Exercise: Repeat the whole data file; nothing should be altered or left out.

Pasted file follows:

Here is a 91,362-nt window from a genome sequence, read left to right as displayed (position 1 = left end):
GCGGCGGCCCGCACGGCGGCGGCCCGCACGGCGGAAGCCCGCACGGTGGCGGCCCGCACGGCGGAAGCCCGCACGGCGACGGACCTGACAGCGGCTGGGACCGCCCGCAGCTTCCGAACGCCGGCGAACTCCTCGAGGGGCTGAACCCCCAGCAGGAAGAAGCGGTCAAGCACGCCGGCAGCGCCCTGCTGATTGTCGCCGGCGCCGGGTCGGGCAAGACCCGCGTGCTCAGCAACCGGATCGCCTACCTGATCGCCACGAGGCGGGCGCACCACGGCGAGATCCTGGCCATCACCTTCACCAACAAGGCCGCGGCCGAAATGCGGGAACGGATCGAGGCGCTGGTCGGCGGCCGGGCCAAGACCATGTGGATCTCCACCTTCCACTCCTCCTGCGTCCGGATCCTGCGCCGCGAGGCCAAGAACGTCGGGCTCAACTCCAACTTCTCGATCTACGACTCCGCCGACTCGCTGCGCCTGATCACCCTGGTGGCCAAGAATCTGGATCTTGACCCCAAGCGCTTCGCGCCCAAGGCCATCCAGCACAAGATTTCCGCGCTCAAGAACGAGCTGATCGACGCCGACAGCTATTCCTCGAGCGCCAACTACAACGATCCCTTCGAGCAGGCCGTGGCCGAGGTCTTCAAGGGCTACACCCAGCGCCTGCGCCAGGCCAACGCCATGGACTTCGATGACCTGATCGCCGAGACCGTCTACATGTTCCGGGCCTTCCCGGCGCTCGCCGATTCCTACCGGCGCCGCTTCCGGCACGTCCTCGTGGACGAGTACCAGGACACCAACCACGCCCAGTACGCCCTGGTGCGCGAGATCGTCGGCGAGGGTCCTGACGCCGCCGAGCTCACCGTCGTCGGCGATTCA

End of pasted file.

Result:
Here is a 91,362-nt window from a genome sequence, read left to right as displayed (position 1 = left end):
GCGGCGGCCCGCACGGCGGCGGCCCGCACGGCGGAAGCCCGCACGGTGGCGGCCCGCACGGCGGAAGCCCGCACGGCGACGGACCTGACAGCGGCTGGGACCGCCCGCAGCTTCCGAACGCCGGCGAACTCCTCGAGGGGCTGAACCCCCAGCAGGAAGAAGCGGTCAAGCACGCCGGCAGCGCCCTGCTGATTGTCGCCGGCGCCGGGTCGGGCAAGACCCGCGTGCTCAGCAACCGGATCGCCTACCTGATCGCCACGAGGCGGGCGCACCACGGCGAGATCCTGGCCATCACCTTCACCAACAAGGCCGCGGCCGAAATGCGGGAACGGATCGAGGCGCTGGTCGGCGGCCGGGCCAAGACCATGTGGATCTCCACCTTCCACTCCTCCTGCGTCCGGATCCTGCGCCGCGAGGCCAAGAACGTCGGGCTCAACTCCAACTTCTCGATCTACGACTCCGCCGACTCGCTGCGCCTGATCACCCTGGTGGCCAAGAATCTGGATCTTGACCCCAAGCGCTTCGCGCCCAAGGCCATCCAGCACAAGATTTCCGCGCTCAAGAACGAGCTGATCGACGCCGACAGCTATTCCTCGAGCGCCAACTACAACGATCCCTTCGAGCAGGCCGTGGCCGAGGTCTTCAAGGGCTACACCCAGCGCCTGCGCCAGGCCAACGCCATGGACTTCGATGACCTGATCGCCGAGACCGTCTACATGTTCCGGGCCTTCCCGGCGCTCGCCGATTCCTACCGGCGCCGCTTCCGGCACGTCCTCGTGGACGAGTACCAGGACACCAACCACGCCCAGTACGCCCTGGTGCGCGAGATCGTCGGCGAGGGTCCTGACGCCGCCGAGCTCACCGTCGTCGGCGATTCA